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February 3, 2010

Q&A with Ashley Griffiths, managing director, EMEA, Vlingo

Mobile voice firm Vlingo has been enjoying impressive growth recently, particularly in the UK. EMEA MD Ashley Griffith speaks to CBR.

By Steve Evans

Q. Can you give us a brief overview of Vlingo?
A. The vision was to take voice recognition from a constrained basis to a non-constrained basis. What I mean by that is we’re all familiar with the voice recognition service when you’re booking cinema tickets – if you say 101 Dalmatians the system will understand what you say. But if you move away from the vocabulary of words that it has it doesn’t recognise it. You go round and round until you get to speak to an operator. That doesn’t work in a mobile environment, where people might want to say anything for a web search or a text message. So the early vision was to create unconstrained voice recognition. That means you’re allowing the user to say anything they like.

If you think about the billion or so devices that are shipped every year, the majority of them have Internet access. The one constraining factor is the keyboard – even on a QWERTY keyboard if you want to search the web, you have to find the browser, open it up, type in what you’re looking for. Wouldn’t it be simpler if you could just ask the phone? The premise of the company is: How do we unlock all the capacity of these devices that is constrained by the keyboard.

Q. How is the product developing?
A. We’ve moved beyond US English to UK English, Spanish, Italian and German and we’re rolling out more languages during 2010. It adapts to the user’s voice and the way they say things. As new words come into the vocabulary every day and someone searches for it, the word can be added to the system. It’s completely automated; there are no humans involved, we don’t know who the user is and we couldn’t identify them in any way. We are compliant with the appropriate legislation on privacy in the EU and US.

Q. Why offer your app through a freemium model?
A. We recognised that a lot of people have had pretty bad experiences of voice recognition; there is quite a lot of scepticism in the market place. We deal with that by initially offering a free product to build up usage. We then moved to a freemium model where you can download our app with some free functionality, such as web search, open applications and Facebook updates. Users wanting more functionality, such as email and SMS, can upgrade for a one-off payment or a monthly fee of $21.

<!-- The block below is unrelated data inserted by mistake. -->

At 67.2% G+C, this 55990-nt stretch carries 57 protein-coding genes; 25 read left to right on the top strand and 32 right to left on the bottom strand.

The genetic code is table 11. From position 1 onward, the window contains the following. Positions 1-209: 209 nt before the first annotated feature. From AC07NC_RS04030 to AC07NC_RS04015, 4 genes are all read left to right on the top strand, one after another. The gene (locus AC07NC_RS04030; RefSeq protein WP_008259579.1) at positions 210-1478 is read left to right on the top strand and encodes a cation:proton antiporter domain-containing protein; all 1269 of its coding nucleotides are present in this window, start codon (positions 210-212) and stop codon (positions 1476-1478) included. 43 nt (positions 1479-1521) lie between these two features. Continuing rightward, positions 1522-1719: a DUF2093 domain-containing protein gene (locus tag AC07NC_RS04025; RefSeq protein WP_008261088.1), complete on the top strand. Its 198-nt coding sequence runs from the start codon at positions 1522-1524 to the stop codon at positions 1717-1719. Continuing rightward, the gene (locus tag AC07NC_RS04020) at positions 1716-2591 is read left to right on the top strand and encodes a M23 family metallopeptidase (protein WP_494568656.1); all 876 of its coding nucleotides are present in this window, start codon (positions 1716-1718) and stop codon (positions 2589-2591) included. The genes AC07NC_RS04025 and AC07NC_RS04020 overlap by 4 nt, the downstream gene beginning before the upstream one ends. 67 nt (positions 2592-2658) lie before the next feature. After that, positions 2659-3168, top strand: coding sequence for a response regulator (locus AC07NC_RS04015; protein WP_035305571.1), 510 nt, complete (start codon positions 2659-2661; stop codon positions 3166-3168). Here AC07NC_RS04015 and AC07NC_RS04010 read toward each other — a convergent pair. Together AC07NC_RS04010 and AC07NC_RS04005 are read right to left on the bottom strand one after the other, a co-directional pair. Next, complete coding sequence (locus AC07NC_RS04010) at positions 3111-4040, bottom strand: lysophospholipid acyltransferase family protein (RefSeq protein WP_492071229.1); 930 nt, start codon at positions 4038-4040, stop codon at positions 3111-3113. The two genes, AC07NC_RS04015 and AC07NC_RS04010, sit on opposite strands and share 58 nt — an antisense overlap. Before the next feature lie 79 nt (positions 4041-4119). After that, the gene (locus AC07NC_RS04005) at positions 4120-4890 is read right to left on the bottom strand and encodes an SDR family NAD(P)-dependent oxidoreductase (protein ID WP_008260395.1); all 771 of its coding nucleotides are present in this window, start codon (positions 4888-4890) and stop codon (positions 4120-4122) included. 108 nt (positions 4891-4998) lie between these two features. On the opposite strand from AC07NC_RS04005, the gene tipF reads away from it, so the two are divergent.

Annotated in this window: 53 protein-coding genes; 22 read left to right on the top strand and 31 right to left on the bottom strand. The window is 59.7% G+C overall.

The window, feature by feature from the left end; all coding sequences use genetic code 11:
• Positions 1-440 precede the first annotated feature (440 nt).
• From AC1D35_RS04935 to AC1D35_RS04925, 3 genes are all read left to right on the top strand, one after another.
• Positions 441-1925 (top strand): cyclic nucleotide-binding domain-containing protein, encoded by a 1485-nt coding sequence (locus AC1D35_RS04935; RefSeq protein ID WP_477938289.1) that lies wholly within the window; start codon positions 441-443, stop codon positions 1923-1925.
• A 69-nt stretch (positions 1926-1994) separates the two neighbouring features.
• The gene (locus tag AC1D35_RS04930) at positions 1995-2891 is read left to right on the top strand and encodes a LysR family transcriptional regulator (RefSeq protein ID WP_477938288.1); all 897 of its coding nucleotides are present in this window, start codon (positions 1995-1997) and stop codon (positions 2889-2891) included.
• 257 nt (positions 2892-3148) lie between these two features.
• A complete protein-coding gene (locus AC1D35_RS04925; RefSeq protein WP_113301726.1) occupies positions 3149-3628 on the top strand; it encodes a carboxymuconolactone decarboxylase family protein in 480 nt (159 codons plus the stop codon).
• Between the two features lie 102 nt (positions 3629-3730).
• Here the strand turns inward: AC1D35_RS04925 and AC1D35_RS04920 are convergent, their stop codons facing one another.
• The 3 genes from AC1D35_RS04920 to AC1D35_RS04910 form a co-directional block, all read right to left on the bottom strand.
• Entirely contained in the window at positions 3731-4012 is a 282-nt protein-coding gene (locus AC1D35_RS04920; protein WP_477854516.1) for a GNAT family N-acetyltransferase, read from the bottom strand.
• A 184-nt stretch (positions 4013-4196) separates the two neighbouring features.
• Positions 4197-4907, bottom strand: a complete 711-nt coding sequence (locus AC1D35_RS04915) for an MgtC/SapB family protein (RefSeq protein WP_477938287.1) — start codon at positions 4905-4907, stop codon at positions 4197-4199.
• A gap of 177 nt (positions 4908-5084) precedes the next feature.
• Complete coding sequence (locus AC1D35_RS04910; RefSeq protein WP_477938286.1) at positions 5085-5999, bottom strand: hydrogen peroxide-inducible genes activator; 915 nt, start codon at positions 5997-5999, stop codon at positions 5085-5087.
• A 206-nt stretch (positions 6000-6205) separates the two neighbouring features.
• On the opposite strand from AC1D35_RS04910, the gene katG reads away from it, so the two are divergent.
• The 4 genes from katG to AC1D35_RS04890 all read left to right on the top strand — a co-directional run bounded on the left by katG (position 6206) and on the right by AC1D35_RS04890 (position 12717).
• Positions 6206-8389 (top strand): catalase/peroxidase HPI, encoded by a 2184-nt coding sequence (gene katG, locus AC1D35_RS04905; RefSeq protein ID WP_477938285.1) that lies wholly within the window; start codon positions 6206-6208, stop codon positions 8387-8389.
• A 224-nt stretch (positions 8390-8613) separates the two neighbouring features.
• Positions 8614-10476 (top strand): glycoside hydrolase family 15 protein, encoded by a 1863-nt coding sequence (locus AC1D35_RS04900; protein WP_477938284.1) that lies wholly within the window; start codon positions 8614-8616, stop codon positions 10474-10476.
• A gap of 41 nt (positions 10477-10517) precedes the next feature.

Q. You software comes pre-installed on a number of devices, such as BlackBerrys and Nokias. Why did they choose you rather than Google?
A. I think the handset manufacturers and carriers are recognising that if they allow Google to route the information through its voice application then they will lose control over what is now recognised as the future stream – the services you can get through a phone. Nokia realises that their future is not just in manufacturing phones, the revenue is going to come through the services they provide through the Ovi app store. If companies have control or influence over where they route the traffic it’s an additional revenue stream.

Q. What do you make of Google’s voice technology?
A. It’s good technology and you’re always looking to benchmark yourself against other competitors. Right now the strategic landscape shows that there are probably three companies competing with us: Google, Microsoft and Nuance. We’re the leaders and as such I think we’re 18 months ahead of the competition. None of them yet have the same level of deployed technology that we do. We have the greatest language converge, feature set and we’ve been in market longer. But clearly that gap is closing when a company like Google can throw endless resources at it. We believe that there will always be a market for a company that isn’t Google.

Q. So do you think you may be an acquisition target for Google?
A. Clearly with any start-up business you’re looking at the exit strategy in terms of an IPO or an acquisition. We could probably come up with a list of five or 10 companies that might have some reason to buy Vlingo and I’m sure Google would be on that list, as would several others.

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